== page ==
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November 7th, 2013
Online Portal Secures Sustainable Future for Western Australia

The new interactive mapping website is set to: combat climate change; maintain sustainable natural resources (land, water, and coast); and create investment opportunities for future environmental developments.

The Northern Agricultural Catchments Council (NACC) partnered with Geographic Information System (GIS) technology giants Esri Australia to develop the website, which is the first of its type among WA’s six not-for-profit Natural Resource Management (NRM) groups.

Speaking today at the Western Australian Location Information and Technology Symposium (WALIS) Forum in Perth, NACC GIS Coordinator Emma Jackson said NARvis would enable the community to become more involved in building a sustainable future for the region.

“The Northern Agricultural Region is recognised as a biodiversity hotspot, both nationally and internationally, but it also relies on strong agriculture and mining to maintain a viable economy,” Ms Jackson said.

“The NACC performs a community leadership role in delivering and raising the profile of initiatives – such as native wildlife protection, sustainable farming, and coastal, river and wetland conservation projects – which help balance commercial and environmental priorities.

“Our largest and most important project – given agriculture accounts for a third of the region’s economy – is a comprehensive regional sustainable farming program, dedicated to helping farmer’s tackle environmental issues.

“We’re also undertaking a $300,000 feasibility study of ecological corridors along the 600 kilometre stretch from Lesueur National Park to the Shark Bay World Heritage Area – which contains two of Australia’s 15 biodiversity hotspots.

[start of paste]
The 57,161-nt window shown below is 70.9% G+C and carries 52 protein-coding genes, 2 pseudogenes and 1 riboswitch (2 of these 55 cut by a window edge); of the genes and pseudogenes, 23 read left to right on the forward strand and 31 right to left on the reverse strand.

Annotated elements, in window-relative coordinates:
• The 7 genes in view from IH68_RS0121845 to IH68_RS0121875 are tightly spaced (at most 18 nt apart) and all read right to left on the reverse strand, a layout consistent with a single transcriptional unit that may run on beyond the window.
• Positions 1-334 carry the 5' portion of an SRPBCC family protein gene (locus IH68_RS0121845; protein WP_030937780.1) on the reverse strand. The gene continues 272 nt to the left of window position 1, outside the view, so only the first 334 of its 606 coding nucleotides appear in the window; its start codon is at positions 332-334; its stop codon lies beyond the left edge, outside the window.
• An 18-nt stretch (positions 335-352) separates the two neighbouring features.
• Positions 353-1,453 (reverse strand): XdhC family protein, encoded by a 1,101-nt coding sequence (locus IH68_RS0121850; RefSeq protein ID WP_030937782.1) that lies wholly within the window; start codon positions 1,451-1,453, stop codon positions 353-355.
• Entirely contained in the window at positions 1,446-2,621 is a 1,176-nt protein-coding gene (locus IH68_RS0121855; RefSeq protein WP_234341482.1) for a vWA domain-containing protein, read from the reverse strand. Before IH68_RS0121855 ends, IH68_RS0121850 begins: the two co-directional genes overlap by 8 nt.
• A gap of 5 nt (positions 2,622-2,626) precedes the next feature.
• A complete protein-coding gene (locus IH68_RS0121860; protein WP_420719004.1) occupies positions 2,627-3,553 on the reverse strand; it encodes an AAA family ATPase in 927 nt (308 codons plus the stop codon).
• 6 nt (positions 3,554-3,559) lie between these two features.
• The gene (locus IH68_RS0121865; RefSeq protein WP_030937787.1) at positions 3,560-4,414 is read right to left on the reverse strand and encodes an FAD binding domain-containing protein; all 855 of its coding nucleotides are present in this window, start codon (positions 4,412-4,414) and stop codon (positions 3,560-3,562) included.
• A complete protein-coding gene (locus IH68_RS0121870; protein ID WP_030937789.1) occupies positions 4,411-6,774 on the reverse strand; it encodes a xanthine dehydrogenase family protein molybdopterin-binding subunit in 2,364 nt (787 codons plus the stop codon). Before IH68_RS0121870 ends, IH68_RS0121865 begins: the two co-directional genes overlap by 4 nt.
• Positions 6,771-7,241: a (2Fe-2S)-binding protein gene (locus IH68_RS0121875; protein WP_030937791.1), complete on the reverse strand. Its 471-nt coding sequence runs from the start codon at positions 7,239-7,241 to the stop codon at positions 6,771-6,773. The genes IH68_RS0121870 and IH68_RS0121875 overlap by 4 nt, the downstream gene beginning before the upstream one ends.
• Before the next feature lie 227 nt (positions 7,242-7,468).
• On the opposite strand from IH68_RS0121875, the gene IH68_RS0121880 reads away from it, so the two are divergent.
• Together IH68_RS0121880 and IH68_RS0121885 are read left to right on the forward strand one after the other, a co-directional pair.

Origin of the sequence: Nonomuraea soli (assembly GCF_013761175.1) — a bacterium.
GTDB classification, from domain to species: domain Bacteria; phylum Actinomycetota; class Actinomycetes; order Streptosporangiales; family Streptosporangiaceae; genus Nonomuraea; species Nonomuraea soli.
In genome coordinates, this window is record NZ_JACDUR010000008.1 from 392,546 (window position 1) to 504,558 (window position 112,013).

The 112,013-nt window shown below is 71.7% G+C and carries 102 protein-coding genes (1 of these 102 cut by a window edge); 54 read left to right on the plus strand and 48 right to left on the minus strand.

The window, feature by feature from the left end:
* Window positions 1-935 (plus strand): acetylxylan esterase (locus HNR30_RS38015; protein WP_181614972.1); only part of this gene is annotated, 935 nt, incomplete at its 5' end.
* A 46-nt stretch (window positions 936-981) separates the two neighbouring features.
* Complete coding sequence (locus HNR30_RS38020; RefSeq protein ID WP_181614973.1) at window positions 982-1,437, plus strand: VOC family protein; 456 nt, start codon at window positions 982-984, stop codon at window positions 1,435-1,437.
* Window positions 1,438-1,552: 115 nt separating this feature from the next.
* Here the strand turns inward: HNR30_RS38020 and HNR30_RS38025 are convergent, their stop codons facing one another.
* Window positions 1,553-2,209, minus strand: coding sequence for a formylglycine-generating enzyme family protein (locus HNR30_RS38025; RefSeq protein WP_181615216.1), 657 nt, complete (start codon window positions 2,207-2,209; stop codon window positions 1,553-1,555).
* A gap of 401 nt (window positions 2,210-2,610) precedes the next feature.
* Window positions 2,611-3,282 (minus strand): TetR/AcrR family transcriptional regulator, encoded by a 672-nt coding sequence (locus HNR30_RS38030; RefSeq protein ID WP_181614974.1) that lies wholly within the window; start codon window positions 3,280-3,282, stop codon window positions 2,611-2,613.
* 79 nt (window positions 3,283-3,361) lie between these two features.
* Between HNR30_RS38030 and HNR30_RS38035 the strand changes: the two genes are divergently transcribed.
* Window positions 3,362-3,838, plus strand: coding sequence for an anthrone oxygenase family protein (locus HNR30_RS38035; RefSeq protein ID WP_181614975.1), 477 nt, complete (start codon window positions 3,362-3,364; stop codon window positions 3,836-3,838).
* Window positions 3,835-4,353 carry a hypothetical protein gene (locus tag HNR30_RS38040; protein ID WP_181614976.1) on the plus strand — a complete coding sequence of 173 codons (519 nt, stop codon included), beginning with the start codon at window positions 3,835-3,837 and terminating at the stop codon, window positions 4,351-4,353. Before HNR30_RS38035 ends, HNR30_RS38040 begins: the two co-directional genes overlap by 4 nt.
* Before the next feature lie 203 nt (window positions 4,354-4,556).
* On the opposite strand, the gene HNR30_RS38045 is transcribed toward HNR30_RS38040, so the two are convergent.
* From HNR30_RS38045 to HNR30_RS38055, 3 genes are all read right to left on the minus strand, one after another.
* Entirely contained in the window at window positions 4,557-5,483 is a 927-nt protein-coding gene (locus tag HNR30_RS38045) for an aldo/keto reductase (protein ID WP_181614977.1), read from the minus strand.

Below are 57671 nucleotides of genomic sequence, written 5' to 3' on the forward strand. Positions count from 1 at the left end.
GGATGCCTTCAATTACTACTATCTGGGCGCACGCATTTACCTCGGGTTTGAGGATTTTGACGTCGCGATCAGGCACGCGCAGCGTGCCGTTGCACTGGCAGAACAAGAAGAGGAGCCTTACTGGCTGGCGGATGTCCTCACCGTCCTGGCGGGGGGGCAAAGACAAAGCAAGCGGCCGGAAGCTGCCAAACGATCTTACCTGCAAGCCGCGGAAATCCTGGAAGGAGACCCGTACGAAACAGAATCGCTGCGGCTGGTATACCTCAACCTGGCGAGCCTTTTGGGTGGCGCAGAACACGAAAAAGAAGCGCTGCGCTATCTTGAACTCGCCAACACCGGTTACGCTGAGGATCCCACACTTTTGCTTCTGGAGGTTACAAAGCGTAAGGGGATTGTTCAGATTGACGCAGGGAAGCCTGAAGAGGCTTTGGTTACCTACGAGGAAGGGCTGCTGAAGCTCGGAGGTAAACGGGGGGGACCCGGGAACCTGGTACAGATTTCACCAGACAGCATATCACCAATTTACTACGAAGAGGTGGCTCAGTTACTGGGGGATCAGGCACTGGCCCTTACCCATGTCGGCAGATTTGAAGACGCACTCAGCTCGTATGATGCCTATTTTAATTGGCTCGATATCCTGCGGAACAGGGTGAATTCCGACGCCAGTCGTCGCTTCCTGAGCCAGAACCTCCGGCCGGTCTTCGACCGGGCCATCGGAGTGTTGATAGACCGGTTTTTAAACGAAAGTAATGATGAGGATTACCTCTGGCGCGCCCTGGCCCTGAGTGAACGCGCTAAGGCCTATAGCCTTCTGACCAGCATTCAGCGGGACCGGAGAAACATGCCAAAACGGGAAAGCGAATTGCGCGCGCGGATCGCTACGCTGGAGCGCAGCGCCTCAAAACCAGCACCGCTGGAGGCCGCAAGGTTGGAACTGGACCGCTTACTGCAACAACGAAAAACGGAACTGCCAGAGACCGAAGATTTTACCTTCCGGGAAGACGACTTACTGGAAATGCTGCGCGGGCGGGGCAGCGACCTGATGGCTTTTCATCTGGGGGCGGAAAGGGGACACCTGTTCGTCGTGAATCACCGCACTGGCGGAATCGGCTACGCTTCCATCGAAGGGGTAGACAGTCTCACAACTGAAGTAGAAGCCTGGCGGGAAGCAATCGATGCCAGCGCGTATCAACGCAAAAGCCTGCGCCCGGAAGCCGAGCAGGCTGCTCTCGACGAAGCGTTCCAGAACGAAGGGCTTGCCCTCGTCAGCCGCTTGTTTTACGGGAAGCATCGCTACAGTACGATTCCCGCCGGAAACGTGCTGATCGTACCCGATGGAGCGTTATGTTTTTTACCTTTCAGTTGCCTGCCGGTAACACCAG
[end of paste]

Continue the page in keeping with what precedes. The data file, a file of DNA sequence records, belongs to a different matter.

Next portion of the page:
“Key to ensuring these projects are successful is community engagement – which is why we have used cutting-edge GIS technology to make our project data accessible to the public through the portal.

 “GIS technology visually represents our data in the user friendly format of an online map, so the community can easily interpret information, collaborate with us and contribute to ensuring the region’s future.”

Projects included in the NARvis portal cover more than seven million hectares from Gingin in the south to Kalbarri in the north, and out west into the State’s wheat-belt – an area home to 60,000 people.

The portal’s icons indicate the locations of various project sites and, when clicked on, launch pop-up windows which contain images, hyperlinks to external sites and other program data.

“Users will be able to instantly access different layers of regional data – such as high resolution coastal imagery including: soil types; salinity levels; or vegetation types.

“They can also produce their own maps to accompany proposals and grant applications,” Ms Jackson said.

Additionally, NARvis displays photos taken via an app created by NACC to monitor changes in the coastal environment.

“The app allows NACC volunteers to take a series of images over time to have the same field-of-view.

“These photos are uploaded to a database and then transferred to NARvis to create a historical, pictorial and geographical record of environmental change.”

“Also attending the WALIS Forum, Esri Australia GIS in Natural Resource Management expert Trevor Smales said GIS technology is vital to NARvis as it incorporates data sourced from multiple organisations onto the one map.

“NARvis includes NRM projects being undertaken by other organisations, governments and agencies, private companies and community groups – so it effectively serves as a ‘single point of truth’ for the agriculture sector,” Mr Smales said.

“Viewing this information via the universally understood medium of a map enables the public to easily gauge the progress of key projects across the region.

“There are also simple tools that allow users to share maps and data both publicly and privately.”

The NARvis website can be viewed by visiting